Συνέβη δὲ μετὰ χρόνον ἐν τῷ προϊέναι τὸν βασιλέα Θεοδόσιον εἰς τὴν ἐκκλησίαν ἐν τοῖς ἁγίοις θεοφανίοις τὸν μάγιστρον Παυλῖνον ἀηδισθέντα ἐκ τοῦ ποδὸς ἀπρόιτον μεῖναι καὶ ἐκκουσσεῦσαι. προσήνεγκε δὲ τῷ αὐτῷ Θεοδοσίῳ βασιλεῖ πένης τις μῆλον Φρυγιατικὸν παμμέγεθες πολὺ εἰς πᾶσαν ὑπερβολήν. καὶ ἐξενίσθη ὁ βασιλεὺς καὶ πᾶσα ἡ σύγκλητος αὐτοῦ· καὶ εὐθέως ὁ βασιλεύς, δεδωκὼς τῷ προσαγαγόντι τὸ μῆλον νομίσματα ἑκατὸν πεντήκοντα, ἔπεμψεν αὐτὸ τῇ Αὐγούστῃ Εὐδοκίᾳ· καὶ ἡ Αὐγούστα ἔπεμψεν αὐτὸ Παυλίνῳ τῷ μαγίστρῳ ὡς φίλῳ τοῦ βασιλέως· ὁ δὲ μάγιστρος Παυλῖνος, ἀγνοῶν ὅτι ὁ βασιλεὺς ἔπεμψεν αὐτὸ τῇ Αὐγούστῃ, λαβὼν ἔπεμψεν αὐτὸ τῷ βασιλεῖ Θεοδοσίῳ ὡς εἰσέρχεται εἰς τὸ παλάτιον. καὶ δεξάμενος αὐτὸ ὁ βασιλεὺς ἐγνώρισεν αὐτὸ καὶ ἀπέκρυψεν αὐτό· καὶ καλέσας τὴν Αὐγούσταν ἐπηρώτησεν αὐτήν, λέγων· “ποῦ ἐστι τὸ μῆλον, ὃ ἔπεμψά σοι;” ἡ δὲ εἶπεν ὅτι· “ἔφαγον αὐτό.” καὶ ὥρκωσεν αὐτὴν κατὰ τῆς αὐτοῦ σωτηρίας, εἰ ἔφαγεν αὐτὸ ἤ τινι αὐτὸ ἔπεμψεν. καὶ ἐπωμόσατο, ὅτι· “οὐδενὶ αὐτὸ ἔπεμψα,” ἀλλ’ ὅτι αὐτὴ αὐτὸ ἔφαγεν. καὶ ἐκέλευσεν ὁ βασιλεὺς ἐνεχθῆναι τὸ μῆλον, καὶ ἔδειξεν αὐτῇ αὐτό. καὶ ἠγανάκτησε κατ’ αὐτῆς, ὑπονοήσας ὅτι ὡς ἐρῶσα τῷ αὐτῷ Παυλίνῳ ἔπεμψεν αὐτῷ τὸ μῆλον καὶ ἠρνήσατο. καὶ διὰ τοῦτο ἀνεῖλε τὸν αὐτὸν Παυλῖνον ὁ βασιλεὺς Θεοδόσιος· καὶ λυπηθεῖσα ἡ Αὐγούστα Εὐδοκία, ὡς ὑβρισθεῖσα, ἐγνώσθη γὰρ πανταχοῦ, ὅτι δι’ αὐτὴν ἐσφάγη ὁ Παυλῖνος· ἦν γὰρ πάνυ εὔμορφος νεώτερος.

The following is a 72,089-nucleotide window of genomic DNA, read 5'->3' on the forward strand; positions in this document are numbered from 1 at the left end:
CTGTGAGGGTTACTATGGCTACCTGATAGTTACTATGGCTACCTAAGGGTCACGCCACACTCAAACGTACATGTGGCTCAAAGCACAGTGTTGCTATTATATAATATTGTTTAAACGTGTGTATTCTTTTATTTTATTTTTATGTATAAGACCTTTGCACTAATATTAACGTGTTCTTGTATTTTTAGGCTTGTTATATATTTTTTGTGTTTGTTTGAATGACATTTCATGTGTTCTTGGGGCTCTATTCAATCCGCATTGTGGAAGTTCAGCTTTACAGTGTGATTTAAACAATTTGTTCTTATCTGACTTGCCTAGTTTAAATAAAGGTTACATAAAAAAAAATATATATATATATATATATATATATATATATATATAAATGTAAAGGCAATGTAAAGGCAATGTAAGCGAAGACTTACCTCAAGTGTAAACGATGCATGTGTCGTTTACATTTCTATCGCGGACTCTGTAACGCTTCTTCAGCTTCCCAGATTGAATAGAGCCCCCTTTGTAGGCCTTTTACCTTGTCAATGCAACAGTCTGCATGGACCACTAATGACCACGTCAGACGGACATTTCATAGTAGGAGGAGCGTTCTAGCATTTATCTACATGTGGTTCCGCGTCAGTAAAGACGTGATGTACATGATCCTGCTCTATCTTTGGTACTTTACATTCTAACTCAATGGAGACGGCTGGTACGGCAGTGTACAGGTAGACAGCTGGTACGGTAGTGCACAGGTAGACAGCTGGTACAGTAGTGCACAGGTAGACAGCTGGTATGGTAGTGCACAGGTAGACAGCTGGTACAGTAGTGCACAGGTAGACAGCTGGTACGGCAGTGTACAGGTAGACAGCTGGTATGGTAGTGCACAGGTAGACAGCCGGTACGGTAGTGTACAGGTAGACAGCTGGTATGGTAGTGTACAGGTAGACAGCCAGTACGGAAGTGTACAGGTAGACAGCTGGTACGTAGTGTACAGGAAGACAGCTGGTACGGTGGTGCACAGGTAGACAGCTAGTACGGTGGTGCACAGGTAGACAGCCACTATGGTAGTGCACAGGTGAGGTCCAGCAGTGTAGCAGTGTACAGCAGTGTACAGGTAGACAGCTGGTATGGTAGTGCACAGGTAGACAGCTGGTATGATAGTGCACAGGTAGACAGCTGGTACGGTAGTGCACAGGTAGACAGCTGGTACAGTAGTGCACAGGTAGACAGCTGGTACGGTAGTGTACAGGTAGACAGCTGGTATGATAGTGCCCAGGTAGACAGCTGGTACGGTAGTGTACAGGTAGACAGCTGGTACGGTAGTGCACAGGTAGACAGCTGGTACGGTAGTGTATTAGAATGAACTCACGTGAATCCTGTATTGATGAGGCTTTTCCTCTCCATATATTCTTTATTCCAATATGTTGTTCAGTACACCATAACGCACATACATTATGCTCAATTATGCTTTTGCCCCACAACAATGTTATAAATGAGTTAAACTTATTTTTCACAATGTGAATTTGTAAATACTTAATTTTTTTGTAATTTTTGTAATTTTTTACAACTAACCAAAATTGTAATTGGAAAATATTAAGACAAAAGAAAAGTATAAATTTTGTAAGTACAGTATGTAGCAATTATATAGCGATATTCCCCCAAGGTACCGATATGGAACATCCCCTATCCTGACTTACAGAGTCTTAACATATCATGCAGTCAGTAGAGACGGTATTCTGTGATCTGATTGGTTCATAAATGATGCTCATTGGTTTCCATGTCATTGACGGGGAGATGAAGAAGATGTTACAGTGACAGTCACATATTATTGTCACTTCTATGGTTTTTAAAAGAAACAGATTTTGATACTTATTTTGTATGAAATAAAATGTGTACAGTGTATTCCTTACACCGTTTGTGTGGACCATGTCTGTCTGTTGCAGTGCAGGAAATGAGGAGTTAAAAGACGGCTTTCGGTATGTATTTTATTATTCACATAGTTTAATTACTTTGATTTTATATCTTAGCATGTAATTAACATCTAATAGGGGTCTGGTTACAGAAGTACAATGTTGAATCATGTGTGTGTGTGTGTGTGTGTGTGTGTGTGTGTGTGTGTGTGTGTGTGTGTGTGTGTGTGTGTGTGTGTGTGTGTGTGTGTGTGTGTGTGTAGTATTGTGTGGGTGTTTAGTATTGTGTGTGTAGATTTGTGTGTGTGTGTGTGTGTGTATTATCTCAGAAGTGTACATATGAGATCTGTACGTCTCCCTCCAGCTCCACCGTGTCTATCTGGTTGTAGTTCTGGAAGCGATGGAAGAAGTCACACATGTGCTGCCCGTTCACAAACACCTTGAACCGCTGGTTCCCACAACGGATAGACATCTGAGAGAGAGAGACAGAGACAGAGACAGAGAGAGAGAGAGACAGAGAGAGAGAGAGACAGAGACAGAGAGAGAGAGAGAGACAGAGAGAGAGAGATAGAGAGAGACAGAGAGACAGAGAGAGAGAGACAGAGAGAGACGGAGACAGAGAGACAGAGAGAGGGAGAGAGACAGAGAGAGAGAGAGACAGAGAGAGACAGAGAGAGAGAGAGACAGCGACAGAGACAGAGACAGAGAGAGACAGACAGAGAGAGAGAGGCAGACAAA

(John Malalas, Chronographia 14.8 = 356-357 Dindorf)

It so happened that, some time later, when the emperor Theodosius was proceeding to the church at Holy Epiphany, the magister Paulinus, who was indisposed because of his foot, remained behind and sent his apologies. A poor man brought to the emperor Theodosius a Phrygian apple of enormous size, so big as to defy description. The emperor and all his senate were amazed. Immediately the emperor gave 150 nomismata to the man who brought the apple, and sent it to the Augusta Eudokia; and the Augusta sent it to the magister Paulinus, since he was a friend of the emperor; but the magister Paulinus, not being aware that it was the emperor who had sent it to the Augusta, took it and sent it to the emperor Theodosius, as he was entering the palace. When the emperor received it, he recognised it and concealed it. He called the Augusta and questioned her, saying, “Where is the apple which I sent you?” She replied, “I ate it”. Then he made her swear the truth by his salvation, whether she had eaten it or had sent it to somebody. She swore, “I have not sent it to anybody, I have eaten it myself”. Then the emperor commanded the apple to be brought in and showed it to her. He became angry with her, suspecting that it was because she was in love with Paulinus that she had sent him the apple and had denied it. For this reason the emperor Theodosius put Paulinus to death. The Augusta Eudokia was offended at the insult she had received, for it was known everywhere that Paulinus had been executed on her account, for he was a very handsome young man. (tr. Elizabeth Jeffreys, Michael Jeffreys & Roger Scott)

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